We continue today with a look back at the top news stories in West Virginia in 2017. Today, five through one.
5) The Justice administration announced in November a memorandum of understanding with China Energy for $84 billion in investments in West Virginia over the next two decades. The agreement was the largest among an estimated $250 million in deals signed by President Trump during his visit to Beijing. The West Virginia projects are expected to include natural gas power generation, chemical manufacturing and underground storage. Governor Justice said the pledged investment is so big that “it absolutely takes your breath away.” However, the announcement has been tempered somewhat by a lack of details on specific projects.
4) We learned last month about previously undisclosed extravagant spending by the West Virginia Supreme Court on office remodeling and furnishings. The most talked about examples were a $32,000 couch and $7,500 for a specially designed inlaid wooden floor in the shape of the state in the office of Chief Justice Allen Loughry, and $28,000 for two luxury rugs as part of a $500,000 tab for remodeling Justice Robin Davis’s office. But all the Justices had expensive furnishings that focused attention on the fact that the Legislature does not have oversight of the Judiciary’s budget. Legislative leaders say they will try to change that in 2018.
3) Many of West Virginia’s roads are so bad that a couple of years ago, I started an on-air campaign called #FTDR—Fix the Damn Roads. Finally in 2017 the state did something about the crumbling infrastructure. Governor Justice proposed a $1.6 billion dollar road bond, and he crisscrossed the state to push for passage, calling it “the biggest election in the history of the state.” Voters bought in, with 73 percent voting for passage. Combined with a leveraging of federal dollars and a planned increase in turnpike tolls, West Virginia will undertake one of the largest road and bridge building and repair efforts ever starting in 2018.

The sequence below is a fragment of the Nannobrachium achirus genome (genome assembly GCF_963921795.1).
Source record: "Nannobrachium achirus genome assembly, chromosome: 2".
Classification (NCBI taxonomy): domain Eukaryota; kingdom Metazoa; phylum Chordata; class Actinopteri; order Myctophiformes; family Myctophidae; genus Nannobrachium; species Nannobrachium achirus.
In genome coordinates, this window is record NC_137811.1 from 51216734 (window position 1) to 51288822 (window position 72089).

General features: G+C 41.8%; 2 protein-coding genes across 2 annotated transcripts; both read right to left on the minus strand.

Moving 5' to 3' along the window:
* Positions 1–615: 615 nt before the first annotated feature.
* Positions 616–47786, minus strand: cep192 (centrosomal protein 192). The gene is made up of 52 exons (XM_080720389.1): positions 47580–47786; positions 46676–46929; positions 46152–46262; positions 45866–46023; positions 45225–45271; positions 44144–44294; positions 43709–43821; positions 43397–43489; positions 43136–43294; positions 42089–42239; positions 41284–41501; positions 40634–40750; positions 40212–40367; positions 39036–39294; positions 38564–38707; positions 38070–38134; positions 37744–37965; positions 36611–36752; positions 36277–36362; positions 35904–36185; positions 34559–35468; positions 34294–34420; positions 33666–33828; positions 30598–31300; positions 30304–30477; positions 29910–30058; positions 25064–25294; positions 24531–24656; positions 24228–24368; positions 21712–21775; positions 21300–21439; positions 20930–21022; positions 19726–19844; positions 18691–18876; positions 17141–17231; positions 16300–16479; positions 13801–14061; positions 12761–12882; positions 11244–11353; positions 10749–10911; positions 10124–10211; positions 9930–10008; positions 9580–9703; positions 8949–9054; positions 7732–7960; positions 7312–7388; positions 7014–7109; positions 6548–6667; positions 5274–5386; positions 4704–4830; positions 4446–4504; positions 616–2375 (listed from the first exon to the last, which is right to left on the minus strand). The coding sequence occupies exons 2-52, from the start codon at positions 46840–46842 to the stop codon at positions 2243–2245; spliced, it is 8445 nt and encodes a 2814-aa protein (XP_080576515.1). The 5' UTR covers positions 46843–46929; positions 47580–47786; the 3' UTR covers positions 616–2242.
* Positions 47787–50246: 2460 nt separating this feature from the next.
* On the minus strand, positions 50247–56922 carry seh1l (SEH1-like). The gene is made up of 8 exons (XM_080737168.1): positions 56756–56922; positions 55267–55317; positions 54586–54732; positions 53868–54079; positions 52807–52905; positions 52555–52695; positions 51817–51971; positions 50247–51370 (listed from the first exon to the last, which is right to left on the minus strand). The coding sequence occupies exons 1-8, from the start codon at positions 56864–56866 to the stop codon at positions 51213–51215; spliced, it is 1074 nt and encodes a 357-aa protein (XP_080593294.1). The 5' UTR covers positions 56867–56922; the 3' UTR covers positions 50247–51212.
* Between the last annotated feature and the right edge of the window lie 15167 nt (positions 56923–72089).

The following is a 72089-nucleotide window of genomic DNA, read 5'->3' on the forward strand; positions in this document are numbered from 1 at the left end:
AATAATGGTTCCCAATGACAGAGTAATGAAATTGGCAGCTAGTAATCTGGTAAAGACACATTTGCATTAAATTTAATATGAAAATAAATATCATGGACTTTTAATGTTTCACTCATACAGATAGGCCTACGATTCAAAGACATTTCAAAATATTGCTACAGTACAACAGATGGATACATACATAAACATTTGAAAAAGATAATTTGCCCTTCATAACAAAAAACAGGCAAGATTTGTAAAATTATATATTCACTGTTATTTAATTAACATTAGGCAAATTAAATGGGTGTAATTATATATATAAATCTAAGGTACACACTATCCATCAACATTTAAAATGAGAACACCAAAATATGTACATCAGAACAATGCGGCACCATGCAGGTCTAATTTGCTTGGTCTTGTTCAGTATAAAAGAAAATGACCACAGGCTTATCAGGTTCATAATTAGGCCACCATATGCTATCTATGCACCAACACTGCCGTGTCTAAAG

2) West Virginia’s finances were tight in 2017. Governor Justice and legislative leaders quarreled for weeks about the budget. The debate continued throughout the regular session and then carried over into a 20-day-long special session. At one point, a frustrated Justice even dramatically unveiled a platter of bull manure that he said represented one of the budget proposals. The debate was often acrimonious, straining relationships and triggering name calling, particularly by the Governor. Finally on June 16, the House and Senate agreed on a $4.225 billion budget, which Justice allowed to go into law without his signature.
1) Jim Justice ran for Governor in 2016 as a non-traditional candidate. He repeatedly cited his business experience over his political acumen. He won the election and on January 16th was sworn in as the state’s 36th Governor. Justice brought his cheerleading can-do style to the Governor’s office, as well as a rejection of any action he deemed as political. His candid “with-me-or-against-me” approach won converts, but also ran afoul of a number of Legislators who saw Justice as hard-headed and uncompromising. Justice then turned the political structure of the state on its head later in the year when he switched from the Democratic to Republican Party. “Like it or not, but the Democrats walked away from me,” Justice said. “… West Virginia, I can’t help you anymore by being a Democratic Governor.” We’ll see how the change of heart, and party, plays out in 2018.